Lloyd Evans

Fringe round-up - Mixed blessings

Hit and miss at Edinburgh. It always is.

Fringe round-up - Mixed blessings
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Hit and miss at Edinburgh. It always is. Random impulses drive you to select one show from the thousands on offer. Coffin Up (10 Dome) contained the hint of a macabre pun (‘coughing up’?), so along I went. It begins in a mortician’s office. There’s a coffin centre stage. The lid springs open and a masked clown sits bolt upright. He waves. Surprise! On comes the undertaker, also masked, and we learn through wordless gestures that he’s bankrupt and has embarked on a killing spree to save his business.

It’s charming enough in a cheesy kind of way. The best thing is the soundtrack, a sequence of pub tunes and orchestral favourites that lends subtle emphasis to the dramatic mood. Alas, the plot is a meandering muddle which makes as much sense as a striptease at a nudist camp. But if you’re a fan of mime you’ll enjoy it enormously.

Me, I prefer words. Words are my thing. Words are also, as it happens, the single most important development in the history of creation. Babies, chimps, drunks, deaf people, visitors to loud discos and foreigners without a common language all use mime. The rest of us communicate verbally. So mime isn’t really an art form but the ingenious circumvention of a debility, the excellence of an impairment. And at a festival celebrating the wonder of humanity it’s strange to be deprived of the best tool ever designed for expressing the wonder of humanity.

My next stop, Translunar Paradise (King Dome), had attracted a lot of advance buzz: the one to watch, the sleeper hit, the surprise smash of the Festival. Oddly enough, the word for this swarm of rumours is ‘the word’. So you can guess what’s coming next. It was another bloody mime. And incomparably worse than the last one because it aimed for universality. (One of the hallmarks of bad art is its readiness to identify itself as great art.)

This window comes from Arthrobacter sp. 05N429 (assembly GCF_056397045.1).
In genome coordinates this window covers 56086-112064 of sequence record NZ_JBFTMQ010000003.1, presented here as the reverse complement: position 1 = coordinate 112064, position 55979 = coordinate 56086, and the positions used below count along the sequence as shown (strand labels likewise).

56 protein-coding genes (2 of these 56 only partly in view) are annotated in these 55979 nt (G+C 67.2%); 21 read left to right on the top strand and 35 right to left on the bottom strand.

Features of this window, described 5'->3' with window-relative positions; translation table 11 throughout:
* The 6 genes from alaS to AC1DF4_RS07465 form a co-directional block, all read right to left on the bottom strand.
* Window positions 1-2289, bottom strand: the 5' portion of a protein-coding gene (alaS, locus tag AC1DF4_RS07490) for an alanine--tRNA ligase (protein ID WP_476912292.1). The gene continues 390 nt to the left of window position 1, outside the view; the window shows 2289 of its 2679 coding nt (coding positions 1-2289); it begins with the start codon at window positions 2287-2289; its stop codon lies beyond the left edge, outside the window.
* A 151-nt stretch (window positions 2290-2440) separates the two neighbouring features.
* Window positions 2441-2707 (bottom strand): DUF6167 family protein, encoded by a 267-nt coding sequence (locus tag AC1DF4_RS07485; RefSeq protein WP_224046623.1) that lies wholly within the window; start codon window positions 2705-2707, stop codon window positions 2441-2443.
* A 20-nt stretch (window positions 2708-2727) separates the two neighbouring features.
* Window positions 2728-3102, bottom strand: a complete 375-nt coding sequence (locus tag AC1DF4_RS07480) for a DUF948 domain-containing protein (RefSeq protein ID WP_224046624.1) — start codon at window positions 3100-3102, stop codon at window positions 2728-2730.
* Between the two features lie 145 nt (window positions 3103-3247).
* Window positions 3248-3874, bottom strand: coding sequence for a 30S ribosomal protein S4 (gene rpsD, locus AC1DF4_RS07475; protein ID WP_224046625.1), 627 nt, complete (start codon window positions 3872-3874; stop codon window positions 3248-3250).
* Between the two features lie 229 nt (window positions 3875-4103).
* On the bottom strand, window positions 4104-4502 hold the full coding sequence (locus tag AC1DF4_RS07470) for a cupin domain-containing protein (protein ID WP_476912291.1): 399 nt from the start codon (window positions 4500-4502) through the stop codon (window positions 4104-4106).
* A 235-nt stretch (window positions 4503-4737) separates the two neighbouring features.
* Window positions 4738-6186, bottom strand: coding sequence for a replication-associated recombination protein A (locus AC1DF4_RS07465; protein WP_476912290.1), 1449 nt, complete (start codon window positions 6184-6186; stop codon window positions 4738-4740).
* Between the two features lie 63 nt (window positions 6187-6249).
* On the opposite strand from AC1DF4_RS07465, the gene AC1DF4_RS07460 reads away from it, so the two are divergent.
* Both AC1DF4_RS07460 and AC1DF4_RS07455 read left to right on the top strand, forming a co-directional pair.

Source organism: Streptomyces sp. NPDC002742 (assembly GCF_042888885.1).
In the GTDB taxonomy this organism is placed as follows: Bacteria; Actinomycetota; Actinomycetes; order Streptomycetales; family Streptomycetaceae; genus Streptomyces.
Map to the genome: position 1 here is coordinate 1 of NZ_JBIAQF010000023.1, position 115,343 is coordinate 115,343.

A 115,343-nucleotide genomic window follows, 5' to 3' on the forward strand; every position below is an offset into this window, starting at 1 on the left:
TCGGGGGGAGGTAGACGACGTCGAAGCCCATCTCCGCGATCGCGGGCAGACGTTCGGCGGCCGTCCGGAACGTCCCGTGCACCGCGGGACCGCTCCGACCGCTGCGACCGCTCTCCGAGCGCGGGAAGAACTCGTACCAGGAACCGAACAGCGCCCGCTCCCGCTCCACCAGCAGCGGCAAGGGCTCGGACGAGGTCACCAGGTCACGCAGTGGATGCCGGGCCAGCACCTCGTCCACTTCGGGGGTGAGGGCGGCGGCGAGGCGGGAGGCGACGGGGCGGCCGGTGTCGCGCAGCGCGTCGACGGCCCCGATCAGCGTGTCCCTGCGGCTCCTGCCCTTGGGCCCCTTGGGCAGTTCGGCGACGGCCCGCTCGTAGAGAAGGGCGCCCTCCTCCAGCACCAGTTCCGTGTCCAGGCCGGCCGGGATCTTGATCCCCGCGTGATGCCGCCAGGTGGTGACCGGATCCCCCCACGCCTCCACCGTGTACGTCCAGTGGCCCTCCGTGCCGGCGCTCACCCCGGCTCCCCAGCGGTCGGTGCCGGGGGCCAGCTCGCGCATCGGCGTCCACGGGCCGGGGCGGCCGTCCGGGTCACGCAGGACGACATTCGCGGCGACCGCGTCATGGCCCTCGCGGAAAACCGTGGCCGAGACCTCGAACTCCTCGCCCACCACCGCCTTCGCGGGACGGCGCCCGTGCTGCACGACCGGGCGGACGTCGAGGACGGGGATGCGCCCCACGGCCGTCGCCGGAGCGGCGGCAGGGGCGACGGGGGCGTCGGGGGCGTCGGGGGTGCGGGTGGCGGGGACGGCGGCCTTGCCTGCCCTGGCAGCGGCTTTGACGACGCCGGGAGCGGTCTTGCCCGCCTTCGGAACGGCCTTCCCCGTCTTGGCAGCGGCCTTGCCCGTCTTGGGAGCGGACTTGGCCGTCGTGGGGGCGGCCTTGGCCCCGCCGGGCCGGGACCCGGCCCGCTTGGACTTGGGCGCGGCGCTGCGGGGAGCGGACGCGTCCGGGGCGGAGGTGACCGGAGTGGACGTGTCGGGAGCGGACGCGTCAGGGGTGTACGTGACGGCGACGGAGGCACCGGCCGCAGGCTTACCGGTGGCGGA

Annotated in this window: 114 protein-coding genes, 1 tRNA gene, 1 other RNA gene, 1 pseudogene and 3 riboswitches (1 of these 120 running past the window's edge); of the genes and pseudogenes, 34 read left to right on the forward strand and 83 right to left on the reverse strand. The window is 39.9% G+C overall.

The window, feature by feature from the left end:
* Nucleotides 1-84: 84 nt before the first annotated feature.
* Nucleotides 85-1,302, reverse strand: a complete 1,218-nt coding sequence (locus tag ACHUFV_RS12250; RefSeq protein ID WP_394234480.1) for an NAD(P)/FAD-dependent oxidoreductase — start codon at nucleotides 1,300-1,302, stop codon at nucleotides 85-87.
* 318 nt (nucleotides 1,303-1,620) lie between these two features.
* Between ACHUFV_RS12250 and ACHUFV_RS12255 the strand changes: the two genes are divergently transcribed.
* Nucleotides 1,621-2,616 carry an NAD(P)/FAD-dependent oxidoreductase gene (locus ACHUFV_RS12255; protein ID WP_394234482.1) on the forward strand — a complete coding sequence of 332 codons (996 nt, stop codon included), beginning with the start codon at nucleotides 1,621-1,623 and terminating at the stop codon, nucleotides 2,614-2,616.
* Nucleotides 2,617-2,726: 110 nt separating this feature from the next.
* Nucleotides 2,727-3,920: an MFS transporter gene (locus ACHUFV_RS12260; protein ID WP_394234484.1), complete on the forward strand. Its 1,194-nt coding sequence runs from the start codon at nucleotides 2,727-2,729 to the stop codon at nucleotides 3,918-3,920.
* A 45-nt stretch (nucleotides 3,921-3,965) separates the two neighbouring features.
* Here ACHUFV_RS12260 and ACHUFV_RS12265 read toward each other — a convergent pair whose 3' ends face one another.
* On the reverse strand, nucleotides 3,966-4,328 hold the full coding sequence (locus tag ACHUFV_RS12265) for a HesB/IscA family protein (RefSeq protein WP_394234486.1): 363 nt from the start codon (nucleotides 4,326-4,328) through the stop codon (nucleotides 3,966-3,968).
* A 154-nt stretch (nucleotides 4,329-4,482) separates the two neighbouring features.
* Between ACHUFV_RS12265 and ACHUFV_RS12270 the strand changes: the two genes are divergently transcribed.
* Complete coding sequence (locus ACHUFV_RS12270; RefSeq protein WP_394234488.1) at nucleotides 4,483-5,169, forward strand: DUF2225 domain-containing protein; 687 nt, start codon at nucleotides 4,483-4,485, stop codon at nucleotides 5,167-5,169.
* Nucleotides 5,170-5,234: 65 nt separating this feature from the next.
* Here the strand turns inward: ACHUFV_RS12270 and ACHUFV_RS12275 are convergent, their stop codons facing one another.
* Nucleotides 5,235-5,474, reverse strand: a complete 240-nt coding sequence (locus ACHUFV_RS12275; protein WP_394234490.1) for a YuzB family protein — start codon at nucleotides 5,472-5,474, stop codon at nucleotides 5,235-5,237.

The show begins with two masked bumpkins, man and woman, travelling to hospital rather slowly. The woman climbs into bed, rather more slowly. Then she dies, even more slowly. The man is sad. Then we rewind and watch the masked slowcoaches’ early life. Meeting, dating, marrying, separating, reuniting. Their soppy CV is accompanied by a burbling accordionist who plinkety-plonks at random while also moaning, whistling and ululating. I’ve had more fun in traffic jams. Because the characters are presented without any contextual details of location or nationality they’re clearly intended to ‘stand for all mankind’. This particular segment of mankind couldn’t stand them at all.

So what’s wrong with mime? It ignores the instincts of the audience. Under the label ‘silent movies’ it was once the world’s most popular artistic genre but it was killed off by the talkies, within the space of barely a few years, and it now survives as a whimsical abstraction or an acting school module. In fairness, I should say that Translunar Paradise appeared to delight the crowd and was nearly sold out.

The Assembly Rooms has shifted to new premises. A version of Medea (Two Assembly, George Square) by Critical Mass is being presented in a converted lecture hall with the audience seated at desks, like students. This is an exemplary show not least because Euripides is permitted to do the work. An American TV studio would spin this tale out into a mini-series lasting six hours, or possibly six years, but Stella Duffy’s spare translation reduces the story to its swift and savage elements.

The parts of the chorus, always an irritant to modern audiences, are pared to a minimum and Nadira Janikova brings an august and eery sexiness to the title role. Even the conversion of the lecture hall has been done with unfussy simplicity. A family next to me, including an eight-year-old girl, watched in rapt silence. At the end of the show, with the stage full of corpses and blood, the girl turned to her mother and said in tones of grave appreciation, ‘That was very interesting.’

Jeff Mirza’s show, Jihad! Heresy or Hearsay (Underbelly), is a lecture on comparative religion delivered by a charmingly deranged East-ender of Pakistani origins. He ought to be playing to big crowds of late-night boozers (the show starts at 10.40 p.m.) but the location is too remote to attract passing trade. His retelling of Christ’s Passion as a Bollywood movie is a brilliant piece of satirical invention. And he had the best joke I heard at the Festival. ‘Seventy-two virgins is a mistranslation. What the martyr really gets is a 72-year-old virgin.’